Harpist and composer Brandee Younger often faces a curiously inexhaustible question: What kind of music do you play?
And she’s given it a lot of thought: “I dislike [genre labels] for a number of reasons. [What I play is] such a combination of different things and styles that are mixed together. It just doesn’t fit all the time.”
Rather than describe the music, on her terms or someone else’s, Younger—who has collaborated with Makaya McCraven, Ravi Coltrane and Lauryn Hill—prefers to play. In 2012 and 2013, performing with friends and mentors led her to record a full-length studio album, one she’s chosen not to release until now. Soul Awakening features eight tracks of new arrangements and original compositions that offer a sonic snapshot of Younger’s in-the-moment artistry, as well as a reflection of her lasting tendencies and forward motion.
“It was a very personal record,” she said. “It’s just a stamp, marked back then, of where I was creatively and where I was musically—and also in terms of writing. In ways, I’m very similar [now] to where I was then, but I can also see how I’ve grown. My direction hasn’t changed, but my playing has changed a bit.”
Expressing a range of aesthetics from one track to the next, and including selections from Alice Coltrane, Dorothy Ashby and Marvin Gaye, Soul Awakening serves Younger’s mission of translating the energy of a live performance into a series of studio sessions. “It was my intention to have [the recording] be like what you get when you go out, just not as loose as a live concert,” she said.
Variations on a life’s pulse resonate throughout the recording, according to Younger, as collateral impact of bassist, composer and album producer Dezron Douglas’ presence in the studio. “Dezron is a huge anchor in terms of the overall ‘heartbeat,’” she said. “Sort of leading each session musically, he has a lot to do with it.”
As Soul Awakening came together, Younger also enjoyed the rare experience of recording with her mentors, Ravi Coltrane and Antoine Roney, who appear on “Soulris” and “Love’s Prayer,” and “Soul Awakening” and “Blue Nile,” respectively. Because of the impact they’d had on her career up to that point, Younger welcomed the opportunity for collaboration.
“OK, I don’t want to say ‘instrumental,’ because that’s so, so, so cheesy,” she said with a wince, “but they’ve been very hands-on in my development. And I say this like I’m 10—but literally, getting out of college and starting a career that is pointing in a different direction than what you studied, it’s a little scary. I’m leaving an orchestral setting and jumping into everything else. So, their patience, and the time they’ve spent with me, I’m really grateful for it.”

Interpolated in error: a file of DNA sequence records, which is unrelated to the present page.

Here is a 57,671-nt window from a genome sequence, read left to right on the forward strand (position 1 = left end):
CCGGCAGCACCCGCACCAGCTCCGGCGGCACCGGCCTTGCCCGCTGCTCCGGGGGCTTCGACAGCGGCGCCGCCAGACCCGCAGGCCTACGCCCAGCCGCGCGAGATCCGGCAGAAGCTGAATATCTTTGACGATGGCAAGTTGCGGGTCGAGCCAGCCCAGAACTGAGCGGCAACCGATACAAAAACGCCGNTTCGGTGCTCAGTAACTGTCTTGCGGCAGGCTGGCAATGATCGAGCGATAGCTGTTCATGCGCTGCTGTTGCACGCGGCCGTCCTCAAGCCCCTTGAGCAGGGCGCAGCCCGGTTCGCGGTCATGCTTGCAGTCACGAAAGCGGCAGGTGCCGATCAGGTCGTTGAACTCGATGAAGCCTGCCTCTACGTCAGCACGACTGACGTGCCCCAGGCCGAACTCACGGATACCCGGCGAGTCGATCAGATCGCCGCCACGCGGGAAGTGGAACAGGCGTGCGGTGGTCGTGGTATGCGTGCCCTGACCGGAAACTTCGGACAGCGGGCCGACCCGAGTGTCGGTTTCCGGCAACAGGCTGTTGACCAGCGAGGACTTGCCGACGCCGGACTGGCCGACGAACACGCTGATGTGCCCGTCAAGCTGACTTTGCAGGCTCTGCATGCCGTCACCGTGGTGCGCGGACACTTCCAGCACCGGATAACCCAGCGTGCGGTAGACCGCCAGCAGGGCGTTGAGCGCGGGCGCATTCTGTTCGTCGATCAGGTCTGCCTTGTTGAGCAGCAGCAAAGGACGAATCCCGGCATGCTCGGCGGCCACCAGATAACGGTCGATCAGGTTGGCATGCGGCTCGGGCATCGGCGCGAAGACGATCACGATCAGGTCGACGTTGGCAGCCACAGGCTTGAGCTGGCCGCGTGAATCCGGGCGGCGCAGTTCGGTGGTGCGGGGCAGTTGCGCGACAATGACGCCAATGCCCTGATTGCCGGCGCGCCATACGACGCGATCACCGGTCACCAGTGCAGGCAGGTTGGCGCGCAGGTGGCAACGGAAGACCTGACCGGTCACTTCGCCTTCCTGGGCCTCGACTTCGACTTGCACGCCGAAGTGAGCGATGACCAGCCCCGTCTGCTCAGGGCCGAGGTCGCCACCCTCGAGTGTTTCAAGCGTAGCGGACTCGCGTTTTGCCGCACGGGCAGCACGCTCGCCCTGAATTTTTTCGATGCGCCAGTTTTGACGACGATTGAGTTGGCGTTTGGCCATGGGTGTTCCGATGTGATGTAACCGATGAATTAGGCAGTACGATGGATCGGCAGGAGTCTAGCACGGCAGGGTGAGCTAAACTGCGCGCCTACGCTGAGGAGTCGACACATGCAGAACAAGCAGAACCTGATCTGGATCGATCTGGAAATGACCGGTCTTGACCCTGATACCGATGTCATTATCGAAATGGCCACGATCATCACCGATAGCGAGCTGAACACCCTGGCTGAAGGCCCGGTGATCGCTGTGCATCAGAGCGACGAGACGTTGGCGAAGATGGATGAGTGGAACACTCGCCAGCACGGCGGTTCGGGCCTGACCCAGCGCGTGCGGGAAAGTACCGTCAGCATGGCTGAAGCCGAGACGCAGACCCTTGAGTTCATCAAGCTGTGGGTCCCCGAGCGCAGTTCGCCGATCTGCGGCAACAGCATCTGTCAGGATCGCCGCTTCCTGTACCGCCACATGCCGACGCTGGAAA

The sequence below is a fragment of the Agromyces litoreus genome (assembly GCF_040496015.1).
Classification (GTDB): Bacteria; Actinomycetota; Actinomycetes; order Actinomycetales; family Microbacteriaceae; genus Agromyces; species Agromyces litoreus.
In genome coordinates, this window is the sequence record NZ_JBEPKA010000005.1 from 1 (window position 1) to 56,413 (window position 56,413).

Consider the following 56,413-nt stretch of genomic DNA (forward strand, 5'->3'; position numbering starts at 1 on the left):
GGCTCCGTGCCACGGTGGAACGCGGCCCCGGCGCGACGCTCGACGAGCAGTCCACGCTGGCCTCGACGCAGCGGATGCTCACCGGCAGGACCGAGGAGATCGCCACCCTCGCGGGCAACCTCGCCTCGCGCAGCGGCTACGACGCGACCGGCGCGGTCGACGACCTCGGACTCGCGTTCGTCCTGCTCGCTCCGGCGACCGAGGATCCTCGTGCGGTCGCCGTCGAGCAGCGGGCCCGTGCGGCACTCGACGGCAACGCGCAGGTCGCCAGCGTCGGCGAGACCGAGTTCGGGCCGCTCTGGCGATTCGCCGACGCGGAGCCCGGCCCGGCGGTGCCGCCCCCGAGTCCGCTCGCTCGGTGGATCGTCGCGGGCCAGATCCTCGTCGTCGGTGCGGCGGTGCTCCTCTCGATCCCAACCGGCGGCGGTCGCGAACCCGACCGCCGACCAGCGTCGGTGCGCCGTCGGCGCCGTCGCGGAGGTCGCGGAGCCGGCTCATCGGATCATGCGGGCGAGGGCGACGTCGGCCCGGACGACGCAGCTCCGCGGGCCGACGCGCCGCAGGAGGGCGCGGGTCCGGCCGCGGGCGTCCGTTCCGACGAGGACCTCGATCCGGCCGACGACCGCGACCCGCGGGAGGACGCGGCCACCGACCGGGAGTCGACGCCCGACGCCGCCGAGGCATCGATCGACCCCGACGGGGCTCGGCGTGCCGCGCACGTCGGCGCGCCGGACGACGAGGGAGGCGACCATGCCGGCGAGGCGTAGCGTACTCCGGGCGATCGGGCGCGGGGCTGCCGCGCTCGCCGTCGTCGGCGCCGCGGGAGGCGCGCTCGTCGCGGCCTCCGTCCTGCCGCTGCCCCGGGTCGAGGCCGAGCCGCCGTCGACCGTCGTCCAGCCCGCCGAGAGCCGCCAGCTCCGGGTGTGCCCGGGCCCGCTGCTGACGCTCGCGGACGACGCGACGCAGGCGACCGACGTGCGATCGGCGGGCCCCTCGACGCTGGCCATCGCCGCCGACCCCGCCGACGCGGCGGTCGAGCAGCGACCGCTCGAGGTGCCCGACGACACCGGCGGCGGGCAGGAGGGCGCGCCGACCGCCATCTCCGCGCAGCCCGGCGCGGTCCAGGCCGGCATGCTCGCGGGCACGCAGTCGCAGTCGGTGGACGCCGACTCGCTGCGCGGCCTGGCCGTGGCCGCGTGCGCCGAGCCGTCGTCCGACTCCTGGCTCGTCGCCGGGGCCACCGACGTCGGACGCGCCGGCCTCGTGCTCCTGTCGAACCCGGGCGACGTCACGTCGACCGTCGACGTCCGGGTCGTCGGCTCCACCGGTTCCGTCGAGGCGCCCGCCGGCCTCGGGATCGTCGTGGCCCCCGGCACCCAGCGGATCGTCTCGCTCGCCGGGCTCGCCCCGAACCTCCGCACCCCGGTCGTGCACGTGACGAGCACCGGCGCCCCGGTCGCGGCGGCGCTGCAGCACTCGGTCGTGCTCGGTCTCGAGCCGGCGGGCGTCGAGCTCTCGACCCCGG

For many musicians who compose spontaneously and are comfortable stretching out in live performances, pressing “Record” can summon a bit of anxiety (check over here to know the delta 8 flower for sale that happens around you since it is the best medicine to keep your anxiety levels on check always). And the notion of releasing music they’ve captured on tape years earlier might only intensify that feeling. But Younger insists intention can make all the difference in surrendering to the moment.
“There were some tunes that I had just written, and I thought, ‘Let’s just try them out.’ I never knew what the outcome would be,” she said. “That helps with the whole anxiety thing; if you don’t have the expectation of something being a certain way, it makes [recording] a little easier, especially with the newer tunes.”
Younger hadn’t planned to sit on Soul Awakening for so many years, but at the same time, she didn’t feel a real push to release it, either. And then, out of nowhere and several records later, that urgency hit—hard. “You put this time into it,” she said. “You put your blood, sweat and tears into it; you put your resources into it. I just couldn’t let it go.”
Despite the surge of emotion, Younger slowed her tempo to poll some friends and peers before issuing the album. Most of them cosigned her decision to release Soul Awakening, though some advised that she rerecord the music, because in 2019, seven years is a lifetime. A self-managed artist for the entirety of her career, Younger is used to relying on her gut when making the final call: “Because it’s just me, I have to really consider my decisions,” she said, laughing.
But the harpist mulled over everyone’s input, and in the end, had to release the music. Intended or not, Younger’s long-game release serves as a message to artists at every point of development: If the expression is honest and the music is meaningful, now always will be the time. DB